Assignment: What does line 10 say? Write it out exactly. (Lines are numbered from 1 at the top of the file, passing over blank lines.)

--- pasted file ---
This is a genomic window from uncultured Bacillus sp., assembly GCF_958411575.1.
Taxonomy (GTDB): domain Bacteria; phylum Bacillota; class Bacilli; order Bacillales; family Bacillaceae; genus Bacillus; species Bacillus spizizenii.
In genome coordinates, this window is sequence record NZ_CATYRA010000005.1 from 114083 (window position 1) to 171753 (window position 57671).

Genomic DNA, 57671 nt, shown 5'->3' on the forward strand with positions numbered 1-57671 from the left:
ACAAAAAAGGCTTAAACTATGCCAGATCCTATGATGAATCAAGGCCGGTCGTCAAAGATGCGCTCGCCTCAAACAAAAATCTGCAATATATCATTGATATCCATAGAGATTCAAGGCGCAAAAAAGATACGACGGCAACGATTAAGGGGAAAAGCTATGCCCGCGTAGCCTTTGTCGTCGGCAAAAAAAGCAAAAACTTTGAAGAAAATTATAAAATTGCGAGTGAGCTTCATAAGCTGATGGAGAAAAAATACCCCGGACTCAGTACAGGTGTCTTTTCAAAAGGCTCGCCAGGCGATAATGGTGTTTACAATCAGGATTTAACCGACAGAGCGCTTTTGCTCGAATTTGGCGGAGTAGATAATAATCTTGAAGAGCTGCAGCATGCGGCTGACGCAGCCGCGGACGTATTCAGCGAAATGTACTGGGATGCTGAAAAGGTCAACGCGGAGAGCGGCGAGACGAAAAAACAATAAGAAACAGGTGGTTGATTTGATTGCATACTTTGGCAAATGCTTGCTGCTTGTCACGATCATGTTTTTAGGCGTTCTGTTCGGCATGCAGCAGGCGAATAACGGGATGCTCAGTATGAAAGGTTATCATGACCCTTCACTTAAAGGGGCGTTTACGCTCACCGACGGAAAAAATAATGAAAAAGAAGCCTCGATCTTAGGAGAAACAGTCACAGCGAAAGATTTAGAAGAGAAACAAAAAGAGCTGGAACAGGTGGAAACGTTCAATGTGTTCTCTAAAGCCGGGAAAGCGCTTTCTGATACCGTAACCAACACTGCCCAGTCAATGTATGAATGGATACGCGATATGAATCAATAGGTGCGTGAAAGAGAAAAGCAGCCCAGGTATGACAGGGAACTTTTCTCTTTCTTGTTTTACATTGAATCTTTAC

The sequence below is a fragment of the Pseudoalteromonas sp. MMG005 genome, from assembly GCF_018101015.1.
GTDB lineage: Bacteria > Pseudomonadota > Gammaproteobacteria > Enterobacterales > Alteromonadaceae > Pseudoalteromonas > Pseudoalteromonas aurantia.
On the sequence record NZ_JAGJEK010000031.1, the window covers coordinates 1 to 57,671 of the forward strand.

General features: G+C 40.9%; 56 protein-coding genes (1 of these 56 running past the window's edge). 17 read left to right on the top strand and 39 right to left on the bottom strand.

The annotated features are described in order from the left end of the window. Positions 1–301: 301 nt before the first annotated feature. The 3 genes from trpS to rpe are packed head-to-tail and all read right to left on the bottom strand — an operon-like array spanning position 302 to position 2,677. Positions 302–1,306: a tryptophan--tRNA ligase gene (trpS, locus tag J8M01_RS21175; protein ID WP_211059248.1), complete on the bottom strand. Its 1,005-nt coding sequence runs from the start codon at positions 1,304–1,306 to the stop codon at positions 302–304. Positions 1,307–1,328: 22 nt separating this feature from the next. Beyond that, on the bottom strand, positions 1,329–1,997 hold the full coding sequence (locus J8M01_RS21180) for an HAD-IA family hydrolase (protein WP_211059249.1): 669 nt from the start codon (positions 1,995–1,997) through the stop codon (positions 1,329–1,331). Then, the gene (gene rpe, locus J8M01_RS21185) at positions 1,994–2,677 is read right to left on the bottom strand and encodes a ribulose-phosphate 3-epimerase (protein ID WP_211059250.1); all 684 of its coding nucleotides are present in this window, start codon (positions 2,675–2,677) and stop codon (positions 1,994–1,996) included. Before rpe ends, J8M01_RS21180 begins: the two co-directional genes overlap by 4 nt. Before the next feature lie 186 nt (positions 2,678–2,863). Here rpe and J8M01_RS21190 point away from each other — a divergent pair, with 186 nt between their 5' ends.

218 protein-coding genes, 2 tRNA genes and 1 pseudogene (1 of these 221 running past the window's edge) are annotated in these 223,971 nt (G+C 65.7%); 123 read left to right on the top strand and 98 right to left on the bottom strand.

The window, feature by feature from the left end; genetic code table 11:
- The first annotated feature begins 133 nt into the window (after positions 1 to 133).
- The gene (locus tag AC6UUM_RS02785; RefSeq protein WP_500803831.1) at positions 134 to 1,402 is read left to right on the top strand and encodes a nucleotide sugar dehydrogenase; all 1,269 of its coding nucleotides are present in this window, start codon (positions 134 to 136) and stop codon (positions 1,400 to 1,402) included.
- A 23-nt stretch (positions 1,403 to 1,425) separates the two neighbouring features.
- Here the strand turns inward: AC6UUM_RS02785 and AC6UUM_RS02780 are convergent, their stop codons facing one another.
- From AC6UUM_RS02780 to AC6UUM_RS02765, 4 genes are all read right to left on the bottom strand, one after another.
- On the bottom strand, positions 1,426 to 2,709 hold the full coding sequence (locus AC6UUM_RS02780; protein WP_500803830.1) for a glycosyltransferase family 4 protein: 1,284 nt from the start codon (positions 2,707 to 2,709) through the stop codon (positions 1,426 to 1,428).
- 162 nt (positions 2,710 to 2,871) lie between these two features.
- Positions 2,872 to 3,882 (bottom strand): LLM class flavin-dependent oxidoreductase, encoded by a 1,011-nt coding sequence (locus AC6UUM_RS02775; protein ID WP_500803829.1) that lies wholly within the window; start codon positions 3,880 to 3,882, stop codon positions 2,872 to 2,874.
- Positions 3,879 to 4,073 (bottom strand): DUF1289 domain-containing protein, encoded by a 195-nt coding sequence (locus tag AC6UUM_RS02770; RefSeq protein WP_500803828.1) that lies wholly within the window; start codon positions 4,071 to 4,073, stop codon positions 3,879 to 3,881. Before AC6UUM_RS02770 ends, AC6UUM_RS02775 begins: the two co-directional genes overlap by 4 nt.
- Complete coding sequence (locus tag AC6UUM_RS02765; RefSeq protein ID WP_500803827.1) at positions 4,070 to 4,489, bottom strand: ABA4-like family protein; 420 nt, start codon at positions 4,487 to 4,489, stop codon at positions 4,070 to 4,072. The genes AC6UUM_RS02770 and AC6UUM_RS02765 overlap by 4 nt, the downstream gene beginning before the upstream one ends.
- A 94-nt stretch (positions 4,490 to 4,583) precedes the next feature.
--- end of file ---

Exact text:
The annotated features are described in order from the left end of the window. Positions 1–301: 301 nt before the first annotated feature. The 3 genes from trpS to rpe are packed head-to-tail and all read right to left on the bottom strand — an operon-like array spanning position 302 to position 2,677. Positions 302–1,306: a tryptophan--tRNA ligase gene (trpS, locus tag J8M01_RS21175; protein ID WP_211059248.1), complete on the bottom strand. Its 1,005-nt coding sequence runs from the start codon at positions 1,304–1,306 to the stop codon at positions 302–304. Positions 1,307–1,328: 22 nt separating this feature from the next. Beyond that, on the bottom strand, positions 1,329–1,997 hold the full coding sequence (locus J8M01_RS21180) for an HAD-IA family hydrolase (protein WP_211059249.1): 669 nt from the start codon (positions 1,995–1,997) through the stop codon (positions 1,329–1,331). Then, the gene (gene rpe, locus J8M01_RS21185) at positions 1,994–2,677 is read right to left on the bottom strand and encodes a ribulose-phosphate 3-epimerase (protein ID WP_211059250.1); all 684 of its coding nucleotides are present in this window, start codon (positions 2,675–2,677) and stop codon (positions 1,994–1,996) included. Before rpe ends, J8M01_RS21180 begins: the two co-directional genes overlap by 4 nt. Before the next feature lie 186 nt (positions 2,678–2,863). Here rpe and J8M01_RS21190 point away from each other — a divergent pair, with 186 nt between their 5' ends.